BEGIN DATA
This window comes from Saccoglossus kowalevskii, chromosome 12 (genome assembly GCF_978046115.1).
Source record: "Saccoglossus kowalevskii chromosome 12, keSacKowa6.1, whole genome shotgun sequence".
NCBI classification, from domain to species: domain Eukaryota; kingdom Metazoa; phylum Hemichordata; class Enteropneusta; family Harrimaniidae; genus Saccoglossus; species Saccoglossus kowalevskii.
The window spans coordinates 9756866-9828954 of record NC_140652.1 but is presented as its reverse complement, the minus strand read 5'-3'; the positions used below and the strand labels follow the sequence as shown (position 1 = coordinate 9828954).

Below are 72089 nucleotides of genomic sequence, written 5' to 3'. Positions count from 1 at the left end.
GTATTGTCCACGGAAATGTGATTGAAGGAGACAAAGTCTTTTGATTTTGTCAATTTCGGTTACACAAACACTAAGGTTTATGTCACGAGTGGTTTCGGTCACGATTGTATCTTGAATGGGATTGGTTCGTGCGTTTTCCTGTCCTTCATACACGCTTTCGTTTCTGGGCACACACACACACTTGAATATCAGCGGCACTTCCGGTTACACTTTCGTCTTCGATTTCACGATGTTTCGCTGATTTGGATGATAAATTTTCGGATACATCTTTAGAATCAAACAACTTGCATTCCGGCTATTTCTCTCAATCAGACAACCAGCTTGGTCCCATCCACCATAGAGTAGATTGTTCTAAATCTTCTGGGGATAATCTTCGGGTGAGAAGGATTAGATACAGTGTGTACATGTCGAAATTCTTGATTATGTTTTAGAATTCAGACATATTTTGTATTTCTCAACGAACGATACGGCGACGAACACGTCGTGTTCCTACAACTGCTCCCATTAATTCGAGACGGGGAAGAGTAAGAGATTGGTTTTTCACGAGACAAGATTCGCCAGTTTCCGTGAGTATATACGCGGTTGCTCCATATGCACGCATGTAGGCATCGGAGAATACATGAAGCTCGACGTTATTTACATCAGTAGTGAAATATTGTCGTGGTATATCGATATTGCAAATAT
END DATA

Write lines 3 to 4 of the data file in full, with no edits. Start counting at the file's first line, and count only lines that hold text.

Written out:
NCBI classification, from domain to species: domain Eukaryota; kingdom Metazoa; phylum Hemichordata; class Enteropneusta; family Harrimaniidae; genus Saccoglossus; species Saccoglossus kowalevskii.
The window spans coordinates 9756866-9828954 of record NC_140652.1 but is presented as its reverse complement, the minus strand read 5'-3'; the positions used below and the strand labels follow the sequence as shown (position 1 = coordinate 9828954).